The Case of Florence Flast v. Wilbur Cohen (Case Study Sample)
This sample paper focuses on a case that occured on March 12, 1968 ,when Florence Flast, supported by a group of taxpayers, filed a lawsuit to challenge the federal legislation that funded the procurement of secular learning materials to be used in religious schools. Flast claimed that the utilization of tax money to purchase such materials violated the First Amendment’s Establishment Clause. The appellant, Flast, filed a case to seek legal action of preventing Wilbur Cohen, the secretary of the Health and Education docket, from disbursing the approved funds to schools.source..
Case Brief: Flast v. Cohen
After the implementation of the "Elementary and Secondary Education Act" by Congress in 1965, the federal legislation issued funds to facilitate the purchase of various learning materials that included textbooks for US-based religious schools. Several years passed until March 12, 1968, when the case of Flast v. Cohen occurred. Florence Flast, supported by a group of taxpayers, filed a lawsuit to challenge the federal legislation that funded the procurement of secular learning materials to be used in religious schools. Flast claimed that the utilization of tax money to purchase such materials violated the First Amendment’s Establishment Clause. The appellant, Flast, filed a case to seek legal action of preventing Wilbur Cohen, the secretary of the Health and Education docket, from disbursing the approved funds to schools.
Did the petitioner, as a taxpayer, have Article III standing to challenge and sue the federal expenditure program constitutionally?
In determining the issue of standing when challenging the utilization of federal funds, the taxpayer should prove that the legislation that was involved in the exploitation of taxpayers' money is unconstitutional and that the enforcement of the Act by the legislation inflicted direct injury to the petitioner. The complainant should have evidence indicating the infliction of direct suffering. However, an American taxpayer is entitled to dictate and know where tax money is utilized and how it is used. Therefore, when ruling on standing, it is necessary and appropriate to consider the substantive issues to determine whether a logical nexus is present between the claim sought to be adjudicated and the status asserted.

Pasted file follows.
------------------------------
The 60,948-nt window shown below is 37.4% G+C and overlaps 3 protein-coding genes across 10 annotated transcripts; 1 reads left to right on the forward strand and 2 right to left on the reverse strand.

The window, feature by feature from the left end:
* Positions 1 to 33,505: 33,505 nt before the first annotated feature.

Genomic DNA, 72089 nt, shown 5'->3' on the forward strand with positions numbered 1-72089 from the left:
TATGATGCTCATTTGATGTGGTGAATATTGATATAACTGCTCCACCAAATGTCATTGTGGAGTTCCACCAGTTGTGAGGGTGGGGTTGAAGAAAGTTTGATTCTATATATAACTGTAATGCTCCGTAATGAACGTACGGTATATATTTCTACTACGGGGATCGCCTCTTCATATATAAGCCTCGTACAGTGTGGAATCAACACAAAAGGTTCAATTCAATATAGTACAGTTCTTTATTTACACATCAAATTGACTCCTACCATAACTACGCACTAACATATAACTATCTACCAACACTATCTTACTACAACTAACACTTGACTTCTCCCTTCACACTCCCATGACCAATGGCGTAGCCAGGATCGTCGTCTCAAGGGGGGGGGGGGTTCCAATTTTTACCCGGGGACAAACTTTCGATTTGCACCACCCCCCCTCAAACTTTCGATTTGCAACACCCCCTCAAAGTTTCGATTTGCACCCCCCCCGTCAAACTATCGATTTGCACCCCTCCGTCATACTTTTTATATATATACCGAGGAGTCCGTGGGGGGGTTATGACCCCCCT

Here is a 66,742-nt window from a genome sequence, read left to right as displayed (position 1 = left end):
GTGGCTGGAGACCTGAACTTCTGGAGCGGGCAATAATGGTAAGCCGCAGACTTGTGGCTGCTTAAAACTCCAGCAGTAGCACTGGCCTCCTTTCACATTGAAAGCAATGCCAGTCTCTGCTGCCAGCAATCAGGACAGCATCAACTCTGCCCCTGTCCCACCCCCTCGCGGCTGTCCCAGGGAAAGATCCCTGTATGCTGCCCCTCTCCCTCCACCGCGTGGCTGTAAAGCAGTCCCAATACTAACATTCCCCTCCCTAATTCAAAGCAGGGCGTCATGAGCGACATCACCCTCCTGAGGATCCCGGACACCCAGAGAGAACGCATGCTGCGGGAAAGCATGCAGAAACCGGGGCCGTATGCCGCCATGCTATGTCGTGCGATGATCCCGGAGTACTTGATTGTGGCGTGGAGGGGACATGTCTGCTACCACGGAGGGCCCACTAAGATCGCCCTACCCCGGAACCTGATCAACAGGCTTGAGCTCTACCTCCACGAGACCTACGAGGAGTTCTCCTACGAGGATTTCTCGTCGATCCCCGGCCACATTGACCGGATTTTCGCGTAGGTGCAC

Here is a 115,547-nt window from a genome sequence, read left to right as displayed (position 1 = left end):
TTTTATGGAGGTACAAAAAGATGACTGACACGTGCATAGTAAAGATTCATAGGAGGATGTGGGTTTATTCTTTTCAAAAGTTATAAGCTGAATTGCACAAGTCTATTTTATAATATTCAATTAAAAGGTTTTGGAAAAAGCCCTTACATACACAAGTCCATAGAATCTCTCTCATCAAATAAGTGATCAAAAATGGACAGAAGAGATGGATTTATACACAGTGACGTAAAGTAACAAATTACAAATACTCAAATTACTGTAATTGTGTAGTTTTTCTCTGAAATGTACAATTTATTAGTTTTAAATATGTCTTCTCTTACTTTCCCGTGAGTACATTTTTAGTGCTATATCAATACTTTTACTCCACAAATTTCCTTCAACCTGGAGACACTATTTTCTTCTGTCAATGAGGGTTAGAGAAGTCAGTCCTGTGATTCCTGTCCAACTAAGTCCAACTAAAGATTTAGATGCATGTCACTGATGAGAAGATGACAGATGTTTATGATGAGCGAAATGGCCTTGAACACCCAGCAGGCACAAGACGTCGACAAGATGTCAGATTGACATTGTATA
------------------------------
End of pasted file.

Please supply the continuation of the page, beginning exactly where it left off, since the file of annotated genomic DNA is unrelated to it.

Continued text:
In this case, the Federal government claimed that there was a limitation for taxpayers to sue the government according to the provisions of Article III. In its argument, the federal government stated that no taxpayer was allowed to sue the government for disagreements arising between both parties concerning public expenditures. As a result, the court’s interpretation of this argument was that “standing should be denied” to Flast and the other taxpayers’ standing questions since this was a political question. During the proceedings of the case, Justice Warren established that the government’s argument was inappropriate since the question of standing is definitive only to a party's appropriateness. Therefore, standing principles and political questions should not be combined as the government's argument posited. Consequently, a taxpayer may be granted or denied standing because Article III does not obligate complete restriction. In this case, if other traditional standing requirements are evaluated and the requirements are met, the taxpayer plaintiff might be granted standing.
Florence Flast and the other taxpayers posited that Congress had dishonored the Establishment Clause of the First Amendment. Thus, they attested constitutional violation in a satisfactory chance, seeking to be given standing. Through the utilization of Frothingham’s case, the court ruled that the grievances presented were not general; rather, they were substantial for the summoning of federal jurisdiction and issuing a standing order (Epstein and Walker, 109). The court of law invo
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